Legal market evinces mixed emotions as new decade promises big changes

Fee models, outsourcing and the implications of the Legal Services Act (LSA) are among the hot topics as the legal market gears up for a tough 2010. Indeed, it is the need to adapt to a changing market that is exercising most minds at the cutting edge of the business.

The thirst for expansion and growth that has gripped firms over the past 10 years or so appears to have been slaked, with consolidation fast becoming the new watchword among managing partners.

The consensus is that a flat 2009-10 in terms of revenue would be seen as a success as firms recognise the need to retrench to core activities while maintaining enough diversity to ride out what they hope will be the tail-end of the recession.

"The only certainty as we enter the new decade is that the law firm model will continue to be under tremendous stress," says Brad Karp, chariman of US firm Paul Weiss Rifkind Wharton & Garrison. "Only those firms that are able to deliver clients the highest-quality legal services in the most cost-efficient manner will continue to thrive."

The changing nature of the work that firms can expect to handle in the coming year and beyond is a theme picked up on by Freshfields Bruckhaus Deringer joint senior partner Konstantin Mettenheimer.

He says: "It'll be clearer who the big firms are and who will be the midfielders because the mandates will be increasingly complex.

"In the past law firms have been offering advisory work and production work, but the high-volume ­production work has been much reduced and the trickier stuff - the stuff that requires lower gearing - has increased."

Beachcroft senior partner Simon Hodson says those unable to differentiate themselves will struggle to compete in a leaner and more competitive environment.

"Some firms won't adapt to change, but we see the need to change," he says. "There are new expectations. There'll be less legal work - clients are more aware that a lot of legal activity done by lawyers isn't legal work. There'll be larger firms, better use of technology and more differentiators."

And with less work and more complicated mandates coming in, income is likely to continue to suffer across the board.

One of the biggest changes is likely to be in the structure of fee models, with clients seizing the opportunity afforded by the downturn to push for fixed fees. Although there is a clear move towards alternative billing, the future of the billable hour is still unclear.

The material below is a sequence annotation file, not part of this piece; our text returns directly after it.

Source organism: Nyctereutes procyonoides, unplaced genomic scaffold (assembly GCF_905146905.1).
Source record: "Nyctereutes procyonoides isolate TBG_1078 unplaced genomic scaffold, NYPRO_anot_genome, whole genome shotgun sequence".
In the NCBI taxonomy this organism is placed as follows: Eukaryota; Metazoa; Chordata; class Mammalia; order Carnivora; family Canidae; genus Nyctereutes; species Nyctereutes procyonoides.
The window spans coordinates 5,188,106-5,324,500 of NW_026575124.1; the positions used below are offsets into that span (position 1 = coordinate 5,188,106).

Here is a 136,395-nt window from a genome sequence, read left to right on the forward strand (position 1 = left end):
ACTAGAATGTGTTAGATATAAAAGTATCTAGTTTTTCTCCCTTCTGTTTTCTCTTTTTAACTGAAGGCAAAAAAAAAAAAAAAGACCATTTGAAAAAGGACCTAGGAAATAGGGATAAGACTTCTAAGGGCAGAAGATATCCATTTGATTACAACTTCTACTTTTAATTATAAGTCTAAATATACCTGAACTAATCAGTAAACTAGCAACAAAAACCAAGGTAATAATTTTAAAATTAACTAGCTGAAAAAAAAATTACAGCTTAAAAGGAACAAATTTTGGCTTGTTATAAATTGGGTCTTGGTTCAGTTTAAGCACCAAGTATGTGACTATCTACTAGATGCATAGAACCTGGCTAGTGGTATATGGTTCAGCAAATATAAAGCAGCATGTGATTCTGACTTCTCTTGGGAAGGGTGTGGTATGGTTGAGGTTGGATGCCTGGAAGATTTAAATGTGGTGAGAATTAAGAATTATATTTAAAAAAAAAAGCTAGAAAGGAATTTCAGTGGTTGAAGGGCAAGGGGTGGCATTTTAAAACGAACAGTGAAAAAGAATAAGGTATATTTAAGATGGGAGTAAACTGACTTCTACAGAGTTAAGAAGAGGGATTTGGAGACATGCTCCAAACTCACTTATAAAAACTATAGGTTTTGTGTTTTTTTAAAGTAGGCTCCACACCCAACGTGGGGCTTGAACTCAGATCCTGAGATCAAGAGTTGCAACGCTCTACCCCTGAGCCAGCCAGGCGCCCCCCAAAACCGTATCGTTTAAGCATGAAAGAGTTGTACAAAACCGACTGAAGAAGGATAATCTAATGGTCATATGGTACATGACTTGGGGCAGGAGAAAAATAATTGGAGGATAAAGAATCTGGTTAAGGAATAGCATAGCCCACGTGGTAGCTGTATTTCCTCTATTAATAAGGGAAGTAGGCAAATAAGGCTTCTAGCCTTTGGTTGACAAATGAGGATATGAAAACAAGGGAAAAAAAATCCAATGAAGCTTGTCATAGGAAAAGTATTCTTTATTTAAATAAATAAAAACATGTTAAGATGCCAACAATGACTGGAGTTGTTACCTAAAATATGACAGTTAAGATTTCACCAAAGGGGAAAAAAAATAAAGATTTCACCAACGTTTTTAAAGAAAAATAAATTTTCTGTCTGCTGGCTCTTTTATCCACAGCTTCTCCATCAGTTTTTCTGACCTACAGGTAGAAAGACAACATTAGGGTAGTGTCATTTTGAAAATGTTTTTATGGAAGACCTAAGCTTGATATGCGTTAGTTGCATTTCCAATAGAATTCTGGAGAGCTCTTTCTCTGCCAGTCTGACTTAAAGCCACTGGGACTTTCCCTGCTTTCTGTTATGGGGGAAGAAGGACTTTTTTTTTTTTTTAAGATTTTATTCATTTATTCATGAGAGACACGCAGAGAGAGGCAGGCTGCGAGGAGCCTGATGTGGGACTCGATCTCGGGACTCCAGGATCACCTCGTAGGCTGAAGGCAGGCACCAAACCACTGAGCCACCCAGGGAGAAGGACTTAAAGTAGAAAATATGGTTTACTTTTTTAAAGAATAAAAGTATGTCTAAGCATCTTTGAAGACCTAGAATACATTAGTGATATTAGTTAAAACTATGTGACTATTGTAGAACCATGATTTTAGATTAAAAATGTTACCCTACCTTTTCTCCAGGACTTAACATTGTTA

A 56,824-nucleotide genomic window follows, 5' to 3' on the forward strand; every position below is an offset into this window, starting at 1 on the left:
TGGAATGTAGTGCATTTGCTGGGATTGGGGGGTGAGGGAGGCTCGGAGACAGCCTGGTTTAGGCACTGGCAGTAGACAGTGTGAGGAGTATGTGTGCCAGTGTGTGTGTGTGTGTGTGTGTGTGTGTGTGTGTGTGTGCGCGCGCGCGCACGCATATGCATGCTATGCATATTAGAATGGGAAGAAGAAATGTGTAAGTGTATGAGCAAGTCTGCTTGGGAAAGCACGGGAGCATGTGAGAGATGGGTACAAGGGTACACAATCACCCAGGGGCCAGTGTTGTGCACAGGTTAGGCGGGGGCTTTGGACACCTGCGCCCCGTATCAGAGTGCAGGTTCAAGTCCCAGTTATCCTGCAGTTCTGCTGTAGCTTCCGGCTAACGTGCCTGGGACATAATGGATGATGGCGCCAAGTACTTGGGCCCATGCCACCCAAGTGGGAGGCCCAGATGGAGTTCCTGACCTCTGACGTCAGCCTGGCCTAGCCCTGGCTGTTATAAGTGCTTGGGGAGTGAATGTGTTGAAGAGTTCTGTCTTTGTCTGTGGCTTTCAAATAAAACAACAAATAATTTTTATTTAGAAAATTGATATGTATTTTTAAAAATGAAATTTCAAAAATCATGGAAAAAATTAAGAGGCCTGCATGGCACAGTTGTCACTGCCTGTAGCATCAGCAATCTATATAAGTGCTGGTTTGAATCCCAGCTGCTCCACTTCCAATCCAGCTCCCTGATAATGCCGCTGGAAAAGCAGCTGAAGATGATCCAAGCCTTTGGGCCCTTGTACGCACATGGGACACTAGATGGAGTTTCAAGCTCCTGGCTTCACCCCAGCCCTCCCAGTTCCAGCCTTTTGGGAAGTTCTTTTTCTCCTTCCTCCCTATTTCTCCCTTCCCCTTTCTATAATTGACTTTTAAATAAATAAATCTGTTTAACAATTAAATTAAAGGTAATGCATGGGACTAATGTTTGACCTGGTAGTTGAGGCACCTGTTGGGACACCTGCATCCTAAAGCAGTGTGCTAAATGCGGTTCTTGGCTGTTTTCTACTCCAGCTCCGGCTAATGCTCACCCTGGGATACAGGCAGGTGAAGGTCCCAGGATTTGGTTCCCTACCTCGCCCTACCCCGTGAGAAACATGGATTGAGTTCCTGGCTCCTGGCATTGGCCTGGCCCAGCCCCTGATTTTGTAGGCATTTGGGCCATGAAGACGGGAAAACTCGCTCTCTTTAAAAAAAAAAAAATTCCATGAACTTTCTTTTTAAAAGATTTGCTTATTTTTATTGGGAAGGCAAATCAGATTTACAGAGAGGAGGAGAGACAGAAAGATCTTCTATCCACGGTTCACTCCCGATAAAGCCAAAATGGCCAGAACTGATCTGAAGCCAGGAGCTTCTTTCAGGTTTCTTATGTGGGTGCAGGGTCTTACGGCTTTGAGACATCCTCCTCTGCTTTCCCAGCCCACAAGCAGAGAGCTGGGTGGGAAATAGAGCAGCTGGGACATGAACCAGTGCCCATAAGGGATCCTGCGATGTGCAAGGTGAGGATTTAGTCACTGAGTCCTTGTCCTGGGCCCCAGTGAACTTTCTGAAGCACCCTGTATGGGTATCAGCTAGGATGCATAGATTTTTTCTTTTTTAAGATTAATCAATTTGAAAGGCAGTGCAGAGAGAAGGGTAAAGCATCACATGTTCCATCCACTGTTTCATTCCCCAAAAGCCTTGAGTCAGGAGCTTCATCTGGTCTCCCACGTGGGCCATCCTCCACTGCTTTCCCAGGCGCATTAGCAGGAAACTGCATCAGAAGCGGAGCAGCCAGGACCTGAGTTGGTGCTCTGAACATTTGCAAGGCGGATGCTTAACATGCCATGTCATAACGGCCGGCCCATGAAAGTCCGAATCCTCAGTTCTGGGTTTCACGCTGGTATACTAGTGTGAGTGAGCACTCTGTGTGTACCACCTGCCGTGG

"I think the billable hour is limping towards a finishing line," says Bryan Hughes, chief executive at Eversheds, "although on certain work it's relevant. The reality is that there are more lawyers than there is work. Clients are taking advantage of basic supply and demand."

Allen & Overy managing partner Wim Dejonghe is less pessimistic about the future of hourly billing, but accepts that the way firms charge clients has changed for good.

"Fixed fees and caps are nothing new and are here to stay," he contends. "They work alongside the hourly rate model, as these are still needed to calculate what the fixed fee should be. "I believe hourly rates will still exist in five years' time, but there'll be much more flexibility and more alternative billing arrangements."

Another theme for the coming year will be the increasing pressure to cut costs, with legal process outsourcing (LPO) likely to be at the forefront of the balance sheet battle.

But despite a certain amount of bullishness from outsourcing companies, there remains a reluctance among many firms to take it up wholesale.

"Will more work go to India?" queries Freshfields' Mettenheimer. "Some of it may, but people are worried about quality and confidentiality issues, so it won't be a revolution. "But increased legislation has made CEOs keen on cost-cutting in general - one of the ways is to consider outsourcing."

Another major change looming on the horizon for the sector comes in the shape of the LSA. Partners are split as to whether it is an opportunity or threat as their firms jockey for position ahead of its 2011 implementation.

Stephenson Harwood senior partner Andrew Sutch is one among many who is still unsure of the implications.

"How it will affect City firms is still uncertain," he says. "Some areas of the legal market will become even more commoditised, but high-end firms aren't in that market.

"Are we going to see firms bought by private equity houses or floated? It's too early to say."

Beachcroft's Hodson adds: "It gives an opportunity to hasten change if outsiders choose to invest in the market, but will it be too difficult? There'll be a certain amount of slow entry in certain areas and businesses will cherry-pick legal models. Good lawyers don't need to worry."

Many partners will hope that final thought holds firm through a potentially turbulent year.

Add your comment

The content of this field is kept private and will not be shown publicly.